Osmosis and the movement of water is a common theme in biology courses. Students first learn the concept in General Biology (Bio181/Bio156), then students have to apply it to human physiology in Anatomy and Physiology (Bio 201/202). Students have a difficult time understanding this concept as evidenced by only 39% correctly answering a question about osmosis in the kidney on the unit exam. To address this issue, I utilized a whiteboarding activity to have students critically evaluate how changing osmolarity in the kidney medulla affects water movement from the collecting duct.
For this CATS I explored how a Kahoot could help students be successful in studying for exams. I gave a traditional review session for Exam 2 (give students terms and tell them to define the terms and give examples for each of the terms in groups), and then for Exam 3 I did a Kahoot review session. Kahoot is an online polling tool where students can compete with one another to answer review questions and get to follow along with their progress as they go through the review session.
In my Introduction to Physics class in spring 2016, I integrated a series of mini-lectures, hands-on activities, and conceptual questions for topics relating to internal energy into a single worksheet of questions that students complete as groups. I occasionally interrupted to have students discuss certain questions and so I could help motivate the answers to a few others. It seemed that students in past semesters were getting bored with perhaps the timing of or maybe the linear way we went through the series.
Graphing Linear Equations is one of the most difficult concepts for students enrolled in MAT 091. There are many different equations, formulas, and concepts that all build on each other. Every year my students struggle with this exam and no matter how I presented this information or interventions I made, nothing seemed to make it better. In previous years I had suggested to students to make note cards but I didn't give them any guidance on how to create them and I did not follow through to make sure they completed the note cards.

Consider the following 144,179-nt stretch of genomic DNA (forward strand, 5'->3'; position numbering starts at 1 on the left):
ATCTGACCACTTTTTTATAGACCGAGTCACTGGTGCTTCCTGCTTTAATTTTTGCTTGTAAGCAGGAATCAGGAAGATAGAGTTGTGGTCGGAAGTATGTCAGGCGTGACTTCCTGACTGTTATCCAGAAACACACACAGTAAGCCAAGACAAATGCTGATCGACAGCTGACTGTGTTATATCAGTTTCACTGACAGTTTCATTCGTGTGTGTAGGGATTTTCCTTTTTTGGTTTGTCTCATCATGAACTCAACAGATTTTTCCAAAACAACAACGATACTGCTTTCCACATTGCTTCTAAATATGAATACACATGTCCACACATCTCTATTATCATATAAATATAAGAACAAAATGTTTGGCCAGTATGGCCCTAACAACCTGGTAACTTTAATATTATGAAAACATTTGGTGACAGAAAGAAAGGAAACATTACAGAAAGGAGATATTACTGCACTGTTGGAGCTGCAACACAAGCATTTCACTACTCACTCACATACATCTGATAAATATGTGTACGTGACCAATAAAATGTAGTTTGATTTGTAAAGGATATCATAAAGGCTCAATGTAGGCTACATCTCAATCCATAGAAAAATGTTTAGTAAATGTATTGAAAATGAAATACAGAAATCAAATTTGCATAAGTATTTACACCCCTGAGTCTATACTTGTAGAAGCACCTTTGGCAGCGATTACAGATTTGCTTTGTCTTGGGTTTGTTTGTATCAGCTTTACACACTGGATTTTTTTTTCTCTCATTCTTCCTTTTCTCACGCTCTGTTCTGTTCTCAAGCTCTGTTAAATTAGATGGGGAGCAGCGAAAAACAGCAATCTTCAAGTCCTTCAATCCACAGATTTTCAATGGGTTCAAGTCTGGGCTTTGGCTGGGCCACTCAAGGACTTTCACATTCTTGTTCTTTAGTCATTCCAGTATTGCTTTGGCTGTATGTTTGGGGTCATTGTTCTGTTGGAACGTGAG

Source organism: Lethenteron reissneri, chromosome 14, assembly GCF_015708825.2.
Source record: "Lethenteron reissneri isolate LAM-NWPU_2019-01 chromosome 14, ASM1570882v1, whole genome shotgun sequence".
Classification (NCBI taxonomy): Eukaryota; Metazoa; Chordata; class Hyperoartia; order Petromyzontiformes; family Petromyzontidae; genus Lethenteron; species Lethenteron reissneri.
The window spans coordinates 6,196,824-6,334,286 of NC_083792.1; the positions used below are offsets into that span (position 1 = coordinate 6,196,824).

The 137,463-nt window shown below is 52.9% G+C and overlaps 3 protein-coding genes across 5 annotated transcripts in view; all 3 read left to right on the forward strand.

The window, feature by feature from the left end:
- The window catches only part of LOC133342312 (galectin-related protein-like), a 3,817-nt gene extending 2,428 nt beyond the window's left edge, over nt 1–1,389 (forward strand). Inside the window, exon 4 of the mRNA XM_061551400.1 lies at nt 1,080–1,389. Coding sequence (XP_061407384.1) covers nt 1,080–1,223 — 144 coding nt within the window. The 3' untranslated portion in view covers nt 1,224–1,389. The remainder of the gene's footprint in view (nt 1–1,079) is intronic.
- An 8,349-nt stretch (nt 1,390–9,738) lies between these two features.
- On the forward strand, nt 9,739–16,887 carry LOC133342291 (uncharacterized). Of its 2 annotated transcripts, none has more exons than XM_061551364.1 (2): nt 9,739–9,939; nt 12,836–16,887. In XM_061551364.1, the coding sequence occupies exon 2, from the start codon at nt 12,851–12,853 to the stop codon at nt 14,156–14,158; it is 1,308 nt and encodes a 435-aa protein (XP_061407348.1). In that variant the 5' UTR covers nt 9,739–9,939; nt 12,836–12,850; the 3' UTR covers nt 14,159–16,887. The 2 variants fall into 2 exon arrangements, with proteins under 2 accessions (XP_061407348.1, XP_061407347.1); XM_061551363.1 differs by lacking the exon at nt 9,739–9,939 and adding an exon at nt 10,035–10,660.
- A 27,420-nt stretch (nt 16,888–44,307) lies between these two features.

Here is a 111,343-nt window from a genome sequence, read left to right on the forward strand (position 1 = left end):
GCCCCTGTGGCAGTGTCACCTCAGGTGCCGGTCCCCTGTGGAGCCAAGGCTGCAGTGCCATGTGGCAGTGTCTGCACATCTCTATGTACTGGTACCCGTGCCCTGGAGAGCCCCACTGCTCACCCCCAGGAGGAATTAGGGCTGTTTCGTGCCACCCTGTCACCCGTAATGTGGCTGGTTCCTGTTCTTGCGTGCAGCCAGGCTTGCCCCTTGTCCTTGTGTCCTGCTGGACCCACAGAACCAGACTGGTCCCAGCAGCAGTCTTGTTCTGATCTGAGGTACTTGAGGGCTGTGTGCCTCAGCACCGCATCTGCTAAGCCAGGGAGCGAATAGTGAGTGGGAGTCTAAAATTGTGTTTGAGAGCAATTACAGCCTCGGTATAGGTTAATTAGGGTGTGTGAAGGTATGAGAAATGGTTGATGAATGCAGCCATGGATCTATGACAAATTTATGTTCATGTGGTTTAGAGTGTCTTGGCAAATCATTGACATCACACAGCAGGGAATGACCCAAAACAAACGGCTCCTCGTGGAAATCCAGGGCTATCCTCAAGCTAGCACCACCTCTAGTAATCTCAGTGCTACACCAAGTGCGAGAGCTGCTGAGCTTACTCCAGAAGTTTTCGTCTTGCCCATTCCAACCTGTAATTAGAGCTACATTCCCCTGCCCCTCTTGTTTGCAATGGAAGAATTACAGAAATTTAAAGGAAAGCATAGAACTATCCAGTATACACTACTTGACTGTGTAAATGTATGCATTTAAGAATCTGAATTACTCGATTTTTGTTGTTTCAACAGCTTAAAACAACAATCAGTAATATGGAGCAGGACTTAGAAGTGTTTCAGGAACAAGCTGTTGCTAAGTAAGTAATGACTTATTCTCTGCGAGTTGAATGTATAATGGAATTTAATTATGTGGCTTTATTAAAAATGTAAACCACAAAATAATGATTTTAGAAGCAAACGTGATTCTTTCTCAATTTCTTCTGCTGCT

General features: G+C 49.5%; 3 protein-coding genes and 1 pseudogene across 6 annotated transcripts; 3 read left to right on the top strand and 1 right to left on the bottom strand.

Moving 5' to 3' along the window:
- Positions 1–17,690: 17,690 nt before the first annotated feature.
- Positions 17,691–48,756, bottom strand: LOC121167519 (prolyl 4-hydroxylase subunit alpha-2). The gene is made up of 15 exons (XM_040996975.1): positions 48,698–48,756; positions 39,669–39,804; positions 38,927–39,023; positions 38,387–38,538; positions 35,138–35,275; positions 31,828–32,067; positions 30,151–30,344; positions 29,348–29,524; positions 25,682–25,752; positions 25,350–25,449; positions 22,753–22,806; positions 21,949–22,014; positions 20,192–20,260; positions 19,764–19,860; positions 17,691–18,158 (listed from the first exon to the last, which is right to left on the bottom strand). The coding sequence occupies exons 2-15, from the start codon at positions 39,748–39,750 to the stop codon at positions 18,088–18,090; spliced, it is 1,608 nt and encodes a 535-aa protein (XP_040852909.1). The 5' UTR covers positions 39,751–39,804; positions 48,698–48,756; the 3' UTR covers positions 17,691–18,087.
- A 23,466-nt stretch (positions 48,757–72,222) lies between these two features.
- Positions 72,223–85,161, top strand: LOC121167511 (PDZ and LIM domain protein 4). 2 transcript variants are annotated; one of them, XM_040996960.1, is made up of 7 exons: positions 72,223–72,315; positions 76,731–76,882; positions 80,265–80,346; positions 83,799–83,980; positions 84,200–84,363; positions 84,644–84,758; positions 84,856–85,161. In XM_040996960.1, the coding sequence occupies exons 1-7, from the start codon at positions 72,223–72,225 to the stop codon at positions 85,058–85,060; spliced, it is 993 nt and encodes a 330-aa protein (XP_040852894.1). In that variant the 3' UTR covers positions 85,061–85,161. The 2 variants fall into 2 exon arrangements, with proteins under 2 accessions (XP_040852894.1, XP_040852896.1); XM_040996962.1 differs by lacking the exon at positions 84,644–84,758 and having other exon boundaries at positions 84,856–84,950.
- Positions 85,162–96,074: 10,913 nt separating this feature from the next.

For the last couple of years I have noticed that students tend to forget what they have learned even after scoring well in the exams.
Once students learn a new module/chapter, most of them seem to completely forget about the previous chapters which is not a very good sign especially for a mathematics student.
To take Acid Base Physiology from the classroom to the application level, analysis of clinical scenarios and lab values data is an essential part of learning in BIO202. In order to achieve this objective, we have used the format of lecture and practice problems. At times, I felt the students were having difficulty in grasping the basic concept and then applying it to analyze the given problem to reach diagnosis and predict compensation. Studies have shown that graphic representation of complex clinical data assist in its interpretation.
The economics faculty at EMCC collaboratively assessed our students' quantitative reasoning abilities in fall 2015, aligned with EMCC’s Quantitative Reasoning rubric. The assessment required students to place themselves in the hypothetical role of a leader of a task force appointment by the new President of the United States to recommend a strategy for eliminating the US Budget deficit within a year To complete this successfully, students needed to address all areas of the quantitative reasoning rubric.
In calculus I, summation notation is introduced for finding area under a curve using an infinite number of rectangles. From Fall 04 to Spring 15, I utilized a Power Point to introduce the concept. A lecture would be given with interactive moments throughout the lesson. Students would try problems on their own and in teams. The scores on the exam averaged a mid to high D. Approximately 40% of the class would show little to no work on summation problems. Each semester, the lesson would be updated. Yet, exam scores stayed at a D average with no improvement on summations.
Note: This CATS is being submitted by Rebecca Baranowski, Michelle Breaux, Teri Graham, Sarah Lockhart and Luvia Rivera. In summer 2015, these math faculty attended the Johnson & Johnson Cooperative Learning Institute at SMCC. One of the suggested activities for increasing cooperative learning is to put folders on the tables at the beginning of class. Inside of the folders is a warm up for students to work on together. The institute suggested having only 1-2 sheets of paper in the folder to "force" students to talk to each other about the documents in the folder.
Based on the evaluations of prior Assessment Happens (AH), the SAAC co-chairs (on advice of the committee) developed and facilitated the spring 2016 AH. Suggestions that were implemented were: